More broadly, the Zantac (ranitidine) recalls represent yet another doubt undermining the public’s confidence in the ability of regulators like those at FDA to properly ensure the safety of the nation’s drug supply. If the makers of the first $1 billion drug have been able to conceal the relationship between Zantac (ranitidine) and NDMA for nearly four decades, what other hidden dangers lurk in our supposedly safe pharmaceutical supplies?
Zantac cancer: how we got here - Timeline
The FDA, and scientists around the world, discovered a cancer causing
compound (NDMA) in Zantac and other brands of generic ranitidine
(one of the most commercially successful heartburn drugs in history).
Zantac, and its generic equivalents, have been pulled from store shelves.
This is the timeline on the Zantac recall:
Glaxo receives FDA approval for Zantac as a short-term treatment of a common form of ulcers and was approved in dozens of countries around the world. (More recently it has become scientifically accepted that most ulcers actually come from the H.Pylori bacteria and not from stomach acid).
Zantac quickly becomes one of best-selling drugs in the world with over a billion dollars annual revenues.
Glaxo’s U.S. patent for ranitidine expires and competitors launch generic alternatives to the drug. Generic manufacturers and Glaxo continue to make Zantac (ranitidine).
Pfizer starts making non-prescription Zantac in the U.S. The over-the- counter (non-prescription) brand of Zantac was bought and sold and is eventually acquired by Sanofi SA (generally considered the third largest pharmaceutical company in the world.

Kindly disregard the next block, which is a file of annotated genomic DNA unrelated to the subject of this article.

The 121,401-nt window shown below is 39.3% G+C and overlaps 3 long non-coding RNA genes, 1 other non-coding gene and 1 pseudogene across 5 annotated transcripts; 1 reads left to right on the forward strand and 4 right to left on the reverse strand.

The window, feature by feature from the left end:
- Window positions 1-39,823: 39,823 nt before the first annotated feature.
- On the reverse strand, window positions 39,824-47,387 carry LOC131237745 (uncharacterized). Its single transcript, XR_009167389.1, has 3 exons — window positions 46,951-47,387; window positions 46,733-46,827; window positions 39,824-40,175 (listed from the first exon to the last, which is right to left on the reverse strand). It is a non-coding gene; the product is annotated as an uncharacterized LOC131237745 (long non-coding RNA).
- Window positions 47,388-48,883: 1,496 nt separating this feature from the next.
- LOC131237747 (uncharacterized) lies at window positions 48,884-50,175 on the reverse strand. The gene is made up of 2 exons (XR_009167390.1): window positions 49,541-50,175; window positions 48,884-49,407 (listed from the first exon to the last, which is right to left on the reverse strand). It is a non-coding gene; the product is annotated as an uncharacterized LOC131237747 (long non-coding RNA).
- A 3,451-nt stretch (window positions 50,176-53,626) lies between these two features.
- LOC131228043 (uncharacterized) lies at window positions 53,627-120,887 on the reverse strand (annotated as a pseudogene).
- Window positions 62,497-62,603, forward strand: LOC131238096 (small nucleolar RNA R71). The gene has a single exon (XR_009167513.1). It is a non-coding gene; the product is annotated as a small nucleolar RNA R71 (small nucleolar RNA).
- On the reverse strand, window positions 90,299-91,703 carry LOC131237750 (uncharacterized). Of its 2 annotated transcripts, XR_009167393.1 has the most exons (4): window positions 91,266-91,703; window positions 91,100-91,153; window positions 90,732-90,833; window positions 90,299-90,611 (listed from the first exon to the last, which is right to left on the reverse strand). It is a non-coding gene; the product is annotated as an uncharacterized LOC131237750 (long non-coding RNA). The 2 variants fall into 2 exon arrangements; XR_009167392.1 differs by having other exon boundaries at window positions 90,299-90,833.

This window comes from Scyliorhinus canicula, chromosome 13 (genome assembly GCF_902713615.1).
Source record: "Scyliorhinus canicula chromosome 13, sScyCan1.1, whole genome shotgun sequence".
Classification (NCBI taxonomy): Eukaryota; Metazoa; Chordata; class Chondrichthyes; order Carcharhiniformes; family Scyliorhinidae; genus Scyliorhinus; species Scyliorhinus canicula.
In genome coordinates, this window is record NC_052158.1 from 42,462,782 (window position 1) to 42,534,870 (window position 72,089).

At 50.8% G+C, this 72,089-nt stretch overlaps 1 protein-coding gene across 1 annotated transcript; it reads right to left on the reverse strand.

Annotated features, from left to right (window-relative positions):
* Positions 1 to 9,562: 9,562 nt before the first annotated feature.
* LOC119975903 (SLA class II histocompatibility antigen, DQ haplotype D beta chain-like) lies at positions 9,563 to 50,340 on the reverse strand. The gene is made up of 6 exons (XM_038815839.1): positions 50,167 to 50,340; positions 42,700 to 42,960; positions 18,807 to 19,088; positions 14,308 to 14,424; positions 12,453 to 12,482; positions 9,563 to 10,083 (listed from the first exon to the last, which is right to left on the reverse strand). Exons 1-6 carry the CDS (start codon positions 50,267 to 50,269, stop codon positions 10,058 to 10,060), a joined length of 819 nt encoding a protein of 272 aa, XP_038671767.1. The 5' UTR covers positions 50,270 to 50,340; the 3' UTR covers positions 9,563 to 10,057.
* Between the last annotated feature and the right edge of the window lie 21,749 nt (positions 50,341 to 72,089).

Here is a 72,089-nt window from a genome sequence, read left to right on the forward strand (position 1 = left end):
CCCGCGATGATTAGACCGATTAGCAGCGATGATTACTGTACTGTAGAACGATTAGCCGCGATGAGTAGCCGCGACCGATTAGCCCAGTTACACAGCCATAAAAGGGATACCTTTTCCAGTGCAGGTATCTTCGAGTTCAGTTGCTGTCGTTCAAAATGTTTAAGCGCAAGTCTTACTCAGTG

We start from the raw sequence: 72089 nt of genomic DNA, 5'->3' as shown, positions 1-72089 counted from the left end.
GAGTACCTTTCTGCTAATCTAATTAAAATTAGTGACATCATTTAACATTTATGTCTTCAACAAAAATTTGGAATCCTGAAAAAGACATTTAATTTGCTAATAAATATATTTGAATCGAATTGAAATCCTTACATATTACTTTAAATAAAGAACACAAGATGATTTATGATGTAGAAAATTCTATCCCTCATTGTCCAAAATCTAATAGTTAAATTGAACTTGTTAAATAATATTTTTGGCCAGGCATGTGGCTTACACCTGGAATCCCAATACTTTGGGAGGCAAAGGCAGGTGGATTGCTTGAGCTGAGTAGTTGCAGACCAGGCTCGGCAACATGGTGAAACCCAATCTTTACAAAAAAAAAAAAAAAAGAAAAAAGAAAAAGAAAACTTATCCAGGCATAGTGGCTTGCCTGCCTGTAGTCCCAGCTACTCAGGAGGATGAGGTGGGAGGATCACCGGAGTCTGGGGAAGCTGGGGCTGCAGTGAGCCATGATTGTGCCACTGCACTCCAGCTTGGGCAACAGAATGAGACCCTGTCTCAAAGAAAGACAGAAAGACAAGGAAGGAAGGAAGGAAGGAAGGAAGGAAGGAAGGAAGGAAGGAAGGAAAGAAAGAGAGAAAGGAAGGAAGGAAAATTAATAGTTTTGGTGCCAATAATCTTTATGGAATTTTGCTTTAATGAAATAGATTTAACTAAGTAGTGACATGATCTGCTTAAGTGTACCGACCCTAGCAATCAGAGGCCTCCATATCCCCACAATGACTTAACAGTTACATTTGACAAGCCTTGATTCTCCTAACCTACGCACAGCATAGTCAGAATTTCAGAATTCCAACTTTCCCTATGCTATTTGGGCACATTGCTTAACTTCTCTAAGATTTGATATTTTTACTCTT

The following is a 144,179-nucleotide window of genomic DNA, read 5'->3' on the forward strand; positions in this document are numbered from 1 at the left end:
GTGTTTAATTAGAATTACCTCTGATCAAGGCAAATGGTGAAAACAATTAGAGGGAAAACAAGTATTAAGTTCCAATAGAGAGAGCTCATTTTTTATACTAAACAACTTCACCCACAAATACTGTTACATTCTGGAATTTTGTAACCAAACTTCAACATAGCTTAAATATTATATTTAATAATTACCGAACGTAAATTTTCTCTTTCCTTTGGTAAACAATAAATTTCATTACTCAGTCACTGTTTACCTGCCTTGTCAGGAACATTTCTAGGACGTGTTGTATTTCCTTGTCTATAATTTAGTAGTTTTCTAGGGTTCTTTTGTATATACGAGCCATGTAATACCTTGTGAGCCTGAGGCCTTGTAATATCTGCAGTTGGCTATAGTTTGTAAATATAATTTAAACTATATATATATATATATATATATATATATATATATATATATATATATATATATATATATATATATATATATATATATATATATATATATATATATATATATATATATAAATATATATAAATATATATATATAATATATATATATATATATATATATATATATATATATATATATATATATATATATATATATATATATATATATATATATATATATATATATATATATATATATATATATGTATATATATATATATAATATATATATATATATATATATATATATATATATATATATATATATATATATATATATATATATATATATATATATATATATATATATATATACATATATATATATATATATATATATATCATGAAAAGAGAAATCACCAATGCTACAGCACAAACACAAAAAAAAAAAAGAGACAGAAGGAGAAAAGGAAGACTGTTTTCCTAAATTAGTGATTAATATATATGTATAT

FDA recalls blood pressure drug valsartan made in China after finding the cancer causing impurity N-nitrosodimethylamine (NDMA). This causes increased scrutiny of drugs that may contain the NDMA toxin.
Sept. 18, 2019
Due to the presence of the NDMA toxin in ranitidine (the chemical in Zantac) Novartis says it is halting the distribution of its generic versions of Zantac all over the world. Canada stops distribution of Zantac/ranitadine.
Sept. 28, 2019
CVS, Walmart, Walgreens and RiteAid pharmacies stop selling Zantac and their own generic ranitidine products.
Oct 2, 2019
FDA confirms it has found “unacceptable levels” of N- nitrosodimethylamine (NDMA) in samples of drugs containing ranitidine/Zantac in its testing.
Oct 8, 2019
Glaxo, the original maker Zantac, recalls prescription Zantac around the world.
Oct 18, 2019
Sanofi, the maker of the “over-the-counter” non-prescription Zantac, recalls Zantac in the United States and Canada.
PRESENT: The dangerous concentrations of NDMA in Zantac are believed to cause regular users of Zantac the following cancers of the digestive system and related major organs: Esophageal cancer